Partial vs. Full Dentures

Dentures are made to replace some of the teeth in your mouth or all of the teeth in your mouth. Part of the denture you choose depends on the amount of teeth that you have existing in your mouth. For this reason, there are two kinds of dentures – Complete dentures and Partial dentures.

Full Dentures

Complete dentures are generally called either “conventional” or “immediate” depending on the kind of complete denture. Conventional dentures take eight to twelve weeks to make and must be made after teeth are removed. Immediate dentures can be made in the moment but need adjustments to fit properly. Most immediate dentures are later replaced with complete dentures.

Partial Dentures

Partial dentures are removable and usually come in a bridge form. They have replacement teeth for the teeth that one has lost. This is particularly helpful for those in middle age or even late age who have not yet lost all of their teeth. In fact, a number of individuals are able to make it their whole life without losing all of their teeth.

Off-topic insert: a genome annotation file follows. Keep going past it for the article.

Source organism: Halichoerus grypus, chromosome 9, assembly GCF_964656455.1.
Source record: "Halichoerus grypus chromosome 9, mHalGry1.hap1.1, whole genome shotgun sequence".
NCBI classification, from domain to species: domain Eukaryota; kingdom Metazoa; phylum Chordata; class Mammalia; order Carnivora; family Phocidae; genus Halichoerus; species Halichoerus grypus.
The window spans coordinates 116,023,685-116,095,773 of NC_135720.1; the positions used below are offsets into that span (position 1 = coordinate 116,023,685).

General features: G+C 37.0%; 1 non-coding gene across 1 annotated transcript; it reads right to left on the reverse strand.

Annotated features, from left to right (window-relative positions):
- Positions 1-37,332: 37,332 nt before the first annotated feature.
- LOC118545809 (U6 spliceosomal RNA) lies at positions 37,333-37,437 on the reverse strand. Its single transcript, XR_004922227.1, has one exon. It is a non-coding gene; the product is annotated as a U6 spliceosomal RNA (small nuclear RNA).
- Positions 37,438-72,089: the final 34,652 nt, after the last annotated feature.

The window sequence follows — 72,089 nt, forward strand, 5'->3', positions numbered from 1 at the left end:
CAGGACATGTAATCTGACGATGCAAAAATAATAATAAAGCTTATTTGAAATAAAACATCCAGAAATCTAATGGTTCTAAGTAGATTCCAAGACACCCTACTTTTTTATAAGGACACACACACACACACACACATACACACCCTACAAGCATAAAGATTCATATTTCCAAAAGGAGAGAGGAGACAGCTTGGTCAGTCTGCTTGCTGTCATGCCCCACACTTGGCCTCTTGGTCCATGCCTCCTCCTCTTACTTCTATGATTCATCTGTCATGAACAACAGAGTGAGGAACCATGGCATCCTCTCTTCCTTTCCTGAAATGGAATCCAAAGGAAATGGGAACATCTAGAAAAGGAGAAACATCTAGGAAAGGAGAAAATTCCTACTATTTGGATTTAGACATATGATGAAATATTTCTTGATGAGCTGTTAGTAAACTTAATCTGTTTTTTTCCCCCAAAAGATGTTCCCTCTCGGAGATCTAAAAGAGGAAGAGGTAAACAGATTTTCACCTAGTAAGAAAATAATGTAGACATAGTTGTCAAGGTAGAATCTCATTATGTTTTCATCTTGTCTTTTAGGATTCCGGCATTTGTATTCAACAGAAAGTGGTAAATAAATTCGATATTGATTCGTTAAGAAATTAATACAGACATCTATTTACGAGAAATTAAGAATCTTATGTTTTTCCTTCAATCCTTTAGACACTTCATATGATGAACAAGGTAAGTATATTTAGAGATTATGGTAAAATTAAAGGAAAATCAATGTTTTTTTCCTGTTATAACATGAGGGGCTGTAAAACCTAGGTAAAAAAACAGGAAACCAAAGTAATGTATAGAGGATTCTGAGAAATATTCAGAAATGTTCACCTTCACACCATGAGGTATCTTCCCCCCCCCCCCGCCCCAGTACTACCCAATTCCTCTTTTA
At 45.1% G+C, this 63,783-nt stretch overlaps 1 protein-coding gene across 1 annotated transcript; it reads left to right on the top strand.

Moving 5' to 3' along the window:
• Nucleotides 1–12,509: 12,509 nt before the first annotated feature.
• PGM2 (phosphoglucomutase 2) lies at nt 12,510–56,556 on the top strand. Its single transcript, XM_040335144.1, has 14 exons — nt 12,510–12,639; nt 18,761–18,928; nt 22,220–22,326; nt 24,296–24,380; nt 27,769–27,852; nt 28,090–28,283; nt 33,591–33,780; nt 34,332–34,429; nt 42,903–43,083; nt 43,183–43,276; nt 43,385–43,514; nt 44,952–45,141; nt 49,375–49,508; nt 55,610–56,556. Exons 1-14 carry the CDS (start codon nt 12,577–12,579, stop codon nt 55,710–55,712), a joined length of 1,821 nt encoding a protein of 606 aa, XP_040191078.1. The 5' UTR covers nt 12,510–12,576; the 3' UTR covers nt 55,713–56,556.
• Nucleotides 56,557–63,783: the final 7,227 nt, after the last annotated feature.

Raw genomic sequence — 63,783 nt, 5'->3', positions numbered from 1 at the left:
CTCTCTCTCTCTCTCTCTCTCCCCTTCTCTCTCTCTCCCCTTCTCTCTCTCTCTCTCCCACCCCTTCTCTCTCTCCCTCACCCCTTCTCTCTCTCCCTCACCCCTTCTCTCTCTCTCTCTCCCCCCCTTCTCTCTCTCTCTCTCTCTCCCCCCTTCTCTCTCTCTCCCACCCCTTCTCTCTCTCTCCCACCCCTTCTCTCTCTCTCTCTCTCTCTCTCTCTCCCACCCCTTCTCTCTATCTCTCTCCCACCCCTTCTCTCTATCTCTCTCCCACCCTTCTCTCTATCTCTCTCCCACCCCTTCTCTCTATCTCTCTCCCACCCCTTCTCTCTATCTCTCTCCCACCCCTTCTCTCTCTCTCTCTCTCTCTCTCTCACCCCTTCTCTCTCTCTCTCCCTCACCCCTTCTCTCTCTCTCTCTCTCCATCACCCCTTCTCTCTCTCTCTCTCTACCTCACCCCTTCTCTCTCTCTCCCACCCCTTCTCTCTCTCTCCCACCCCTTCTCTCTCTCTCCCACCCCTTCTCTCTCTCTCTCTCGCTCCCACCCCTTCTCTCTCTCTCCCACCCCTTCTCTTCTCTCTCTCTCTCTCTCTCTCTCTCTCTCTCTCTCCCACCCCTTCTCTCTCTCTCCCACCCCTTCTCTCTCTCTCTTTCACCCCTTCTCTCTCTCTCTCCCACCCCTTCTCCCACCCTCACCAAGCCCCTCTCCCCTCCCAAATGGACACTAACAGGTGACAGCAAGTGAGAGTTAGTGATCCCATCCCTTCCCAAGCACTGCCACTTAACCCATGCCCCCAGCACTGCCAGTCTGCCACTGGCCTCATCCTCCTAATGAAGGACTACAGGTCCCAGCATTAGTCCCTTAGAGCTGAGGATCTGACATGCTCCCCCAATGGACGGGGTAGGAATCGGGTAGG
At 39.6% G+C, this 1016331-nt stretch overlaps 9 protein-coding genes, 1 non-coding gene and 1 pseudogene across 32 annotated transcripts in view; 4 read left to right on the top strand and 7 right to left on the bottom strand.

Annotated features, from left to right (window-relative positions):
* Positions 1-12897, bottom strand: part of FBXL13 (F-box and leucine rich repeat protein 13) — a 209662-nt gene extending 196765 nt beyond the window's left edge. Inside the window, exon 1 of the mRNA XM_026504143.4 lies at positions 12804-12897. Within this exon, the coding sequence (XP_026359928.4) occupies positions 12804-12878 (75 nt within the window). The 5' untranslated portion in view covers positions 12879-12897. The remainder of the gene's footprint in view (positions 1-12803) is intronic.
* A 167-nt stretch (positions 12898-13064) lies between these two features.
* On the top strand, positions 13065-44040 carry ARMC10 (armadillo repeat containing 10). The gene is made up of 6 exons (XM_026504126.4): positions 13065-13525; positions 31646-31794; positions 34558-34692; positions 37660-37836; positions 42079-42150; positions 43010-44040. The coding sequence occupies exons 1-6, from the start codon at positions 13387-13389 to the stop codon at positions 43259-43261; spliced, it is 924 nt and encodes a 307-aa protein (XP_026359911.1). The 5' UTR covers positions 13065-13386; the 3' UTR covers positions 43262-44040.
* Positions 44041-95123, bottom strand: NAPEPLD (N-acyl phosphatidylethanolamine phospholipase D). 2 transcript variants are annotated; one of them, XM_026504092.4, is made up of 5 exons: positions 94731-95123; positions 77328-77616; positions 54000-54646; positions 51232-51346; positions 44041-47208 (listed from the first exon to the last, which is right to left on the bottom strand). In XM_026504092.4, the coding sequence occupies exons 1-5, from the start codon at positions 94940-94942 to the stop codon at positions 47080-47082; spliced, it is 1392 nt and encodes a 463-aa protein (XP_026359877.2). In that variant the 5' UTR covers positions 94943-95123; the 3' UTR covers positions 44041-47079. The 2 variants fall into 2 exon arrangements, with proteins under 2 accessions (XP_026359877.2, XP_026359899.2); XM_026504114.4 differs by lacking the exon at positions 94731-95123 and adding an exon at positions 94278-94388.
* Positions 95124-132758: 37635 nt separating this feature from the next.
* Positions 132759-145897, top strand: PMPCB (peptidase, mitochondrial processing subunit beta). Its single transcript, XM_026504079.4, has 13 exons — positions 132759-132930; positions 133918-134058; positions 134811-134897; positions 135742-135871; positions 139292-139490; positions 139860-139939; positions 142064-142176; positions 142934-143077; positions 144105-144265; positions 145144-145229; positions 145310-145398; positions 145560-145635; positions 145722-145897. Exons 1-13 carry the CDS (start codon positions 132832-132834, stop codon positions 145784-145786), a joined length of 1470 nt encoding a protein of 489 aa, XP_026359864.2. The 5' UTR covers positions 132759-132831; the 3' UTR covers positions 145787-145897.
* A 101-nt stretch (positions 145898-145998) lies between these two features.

Dental Implants

Without dentures of any kind, full or partial, the only other option is dental implants. Currently, dental implants are not at a cost-effective or practical stage and so are not offered by many offices. Dentures are able to serve the purpose of replacement teeth and make it possible to have an aesthetically pleasing mouth as well.

Talking with your dentist will provide you with the best options for dentures and make sure that you get the best possible care. Ask your dentist about what would work the best for you and then review the options with your insurance providers. Most individuals with lost teeth will benefit from dentures in both function and look so it’s always a good idea to at least talk with your doctor when looking at the possibility of dentures.

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